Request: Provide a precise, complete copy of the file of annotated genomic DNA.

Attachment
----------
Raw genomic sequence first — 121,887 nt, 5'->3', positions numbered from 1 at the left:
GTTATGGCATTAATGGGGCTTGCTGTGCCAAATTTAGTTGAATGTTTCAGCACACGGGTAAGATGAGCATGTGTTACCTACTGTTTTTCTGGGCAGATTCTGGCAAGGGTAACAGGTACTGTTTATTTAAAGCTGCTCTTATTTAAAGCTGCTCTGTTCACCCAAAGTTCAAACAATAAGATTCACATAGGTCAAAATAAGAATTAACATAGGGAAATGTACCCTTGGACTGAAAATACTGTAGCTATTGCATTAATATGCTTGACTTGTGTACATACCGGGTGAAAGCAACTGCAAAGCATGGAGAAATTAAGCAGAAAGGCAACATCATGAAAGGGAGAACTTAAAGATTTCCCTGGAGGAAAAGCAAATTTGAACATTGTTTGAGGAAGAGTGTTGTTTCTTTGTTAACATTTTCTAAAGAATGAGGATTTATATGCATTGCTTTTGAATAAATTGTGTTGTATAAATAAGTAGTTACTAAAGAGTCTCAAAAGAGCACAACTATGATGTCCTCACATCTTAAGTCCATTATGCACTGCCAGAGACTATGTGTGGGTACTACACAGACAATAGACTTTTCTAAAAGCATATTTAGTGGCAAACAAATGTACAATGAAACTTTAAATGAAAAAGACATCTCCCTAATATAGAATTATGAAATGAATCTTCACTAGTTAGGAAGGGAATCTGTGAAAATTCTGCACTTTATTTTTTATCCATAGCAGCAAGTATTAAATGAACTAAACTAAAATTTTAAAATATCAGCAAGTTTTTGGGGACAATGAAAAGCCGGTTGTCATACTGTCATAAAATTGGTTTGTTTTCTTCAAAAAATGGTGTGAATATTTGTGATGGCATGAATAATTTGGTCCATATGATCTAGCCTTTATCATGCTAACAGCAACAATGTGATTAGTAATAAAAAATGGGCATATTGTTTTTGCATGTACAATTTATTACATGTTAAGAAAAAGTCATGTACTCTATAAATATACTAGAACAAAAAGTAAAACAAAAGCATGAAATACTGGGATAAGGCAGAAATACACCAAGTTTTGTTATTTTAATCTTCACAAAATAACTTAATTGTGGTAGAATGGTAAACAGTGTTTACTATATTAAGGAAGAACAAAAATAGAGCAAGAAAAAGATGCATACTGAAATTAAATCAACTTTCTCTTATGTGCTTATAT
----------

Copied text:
Raw genomic sequence first — 121,887 nt, 5'->3', positions numbered from 1 at the left:
GTTATGGCATTAATGGGGCTTGCTGTGCCAAATTTAGTTGAATGTTTCAGCACACGGGTAAGATGAGCATGTGTTACCTACTGTTTTTCTGGGCAGATTCTGGCAAGGGTAACAGGTACTGTTTATTTAAAGCTGCTCTTATTTAAAGCTGCTCTGTTCACCCAAAGTTCAAACAATAAGATTCACATAGGTCAAAATAAGAATTAACATAGGGAAATGTACCCTTGGACTGAAAATACTGTAGCTATTGCATTAATATGCTTGACTTGTGTACATACCGGGTGAAAGCAACTGCAAAGCATGGAGAAATTAAGCAGAAAGGCAACATCATGAAAGGGAGAACTTAAAGATTTCCCTGGAGGAAAAGCAAATTTGAACATTGTTTGAGGAAGAGTGTTGTTTCTTTGTTAACATTTTCTAAAGAATGAGGATTTATATGCATTGCTTTTGAATAAATTGTGTTGTATAAATAAGTAGTTACTAAAGAGTCTCAAAAGAGCACAACTATGATGTCCTCACATCTTAAGTCCATTATGCACTGCCAGAGACTATGTGTGGGTACTACACAGACAATAGACTTTTCTAAAAGCATATTTAGTGGCAAACAAATGTACAATGAAACTTTAAATGAAAAAGACATCTCCCTAATATAGAATTATGAAATGAATCTTCACTAGTTAGGAAGGGAATCTGTGAAAATTCTGCACTTTATTTTTTATCCATAGCAGCAAGTATTAAATGAACTAAACTAAAATTTTAAAATATCAGCAAGTTTTTGGGGACAATGAAAAGCCGGTTGTCATACTGTCATAAAATTGGTTTGTTTTCTTCAAAAAATGGTGTGAATATTTGTGATGGCATGAATAATTTGGTCCATATGATCTAGCCTTTATCATGCTAACAGCAACAATGTGATTAGTAATAAAAAATGGGCATATTGTTTTTGCATGTACAATTTATTACATGTTAAGAAAAAGTCATGTACTCTATAAATATACTAGAACAAAAAGTAAAACAAAAGCATGAAATACTGGGATAAGGCAGAAATACACCAAGTTTTGTTATTTTAATCTTCACAAAATAACTTAATTGTGGTAGAATGGTAAACAGTGTTTACTATATTAAGGAAGAACAAAAATAGAGCAAGAAAAAGATGCATACTGAAATTAAATCAACTTTCTCTTATGTGCTTATAT